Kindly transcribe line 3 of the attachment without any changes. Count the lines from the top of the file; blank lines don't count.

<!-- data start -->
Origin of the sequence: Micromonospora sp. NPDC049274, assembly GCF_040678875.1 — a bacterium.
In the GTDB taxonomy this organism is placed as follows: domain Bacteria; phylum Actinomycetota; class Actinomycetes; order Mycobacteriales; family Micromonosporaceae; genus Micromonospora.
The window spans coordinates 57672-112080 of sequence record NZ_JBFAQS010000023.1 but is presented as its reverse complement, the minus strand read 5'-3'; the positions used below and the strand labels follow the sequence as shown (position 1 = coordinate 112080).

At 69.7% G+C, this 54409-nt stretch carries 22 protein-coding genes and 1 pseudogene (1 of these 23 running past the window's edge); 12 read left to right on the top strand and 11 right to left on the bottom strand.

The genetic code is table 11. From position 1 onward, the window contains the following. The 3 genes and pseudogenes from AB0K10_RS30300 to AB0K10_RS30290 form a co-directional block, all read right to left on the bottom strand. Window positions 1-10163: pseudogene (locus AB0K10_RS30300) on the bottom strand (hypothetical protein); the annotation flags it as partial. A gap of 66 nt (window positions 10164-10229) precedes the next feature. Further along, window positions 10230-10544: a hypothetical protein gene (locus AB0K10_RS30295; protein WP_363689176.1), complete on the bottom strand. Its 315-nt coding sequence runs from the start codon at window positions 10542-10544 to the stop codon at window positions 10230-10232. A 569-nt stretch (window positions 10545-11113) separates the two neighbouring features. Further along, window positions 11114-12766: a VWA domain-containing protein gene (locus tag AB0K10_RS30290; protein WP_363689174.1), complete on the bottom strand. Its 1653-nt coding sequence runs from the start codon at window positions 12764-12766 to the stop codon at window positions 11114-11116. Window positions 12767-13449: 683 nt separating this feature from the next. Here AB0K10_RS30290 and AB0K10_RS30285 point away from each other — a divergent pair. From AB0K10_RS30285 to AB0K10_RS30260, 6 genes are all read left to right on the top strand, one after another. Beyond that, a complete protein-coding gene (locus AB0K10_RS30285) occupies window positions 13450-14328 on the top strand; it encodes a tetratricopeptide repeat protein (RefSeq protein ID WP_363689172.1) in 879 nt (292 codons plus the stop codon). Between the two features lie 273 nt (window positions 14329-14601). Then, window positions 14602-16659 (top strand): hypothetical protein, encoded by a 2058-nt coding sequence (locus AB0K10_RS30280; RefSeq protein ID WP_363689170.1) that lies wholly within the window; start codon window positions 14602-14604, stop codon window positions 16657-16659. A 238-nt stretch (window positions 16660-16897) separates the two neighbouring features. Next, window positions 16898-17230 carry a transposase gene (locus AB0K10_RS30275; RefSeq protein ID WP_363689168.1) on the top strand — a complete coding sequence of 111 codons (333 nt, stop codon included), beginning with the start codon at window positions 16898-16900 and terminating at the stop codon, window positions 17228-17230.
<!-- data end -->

The window spans coordinates 57672-112080 of sequence record NZ_JBFAQS010000023.1 but is presented as its reverse complement, the minus strand read 5'-3'; the positions used below and the strand labels follow the sequence as shown (position 1 = coordinate 112080).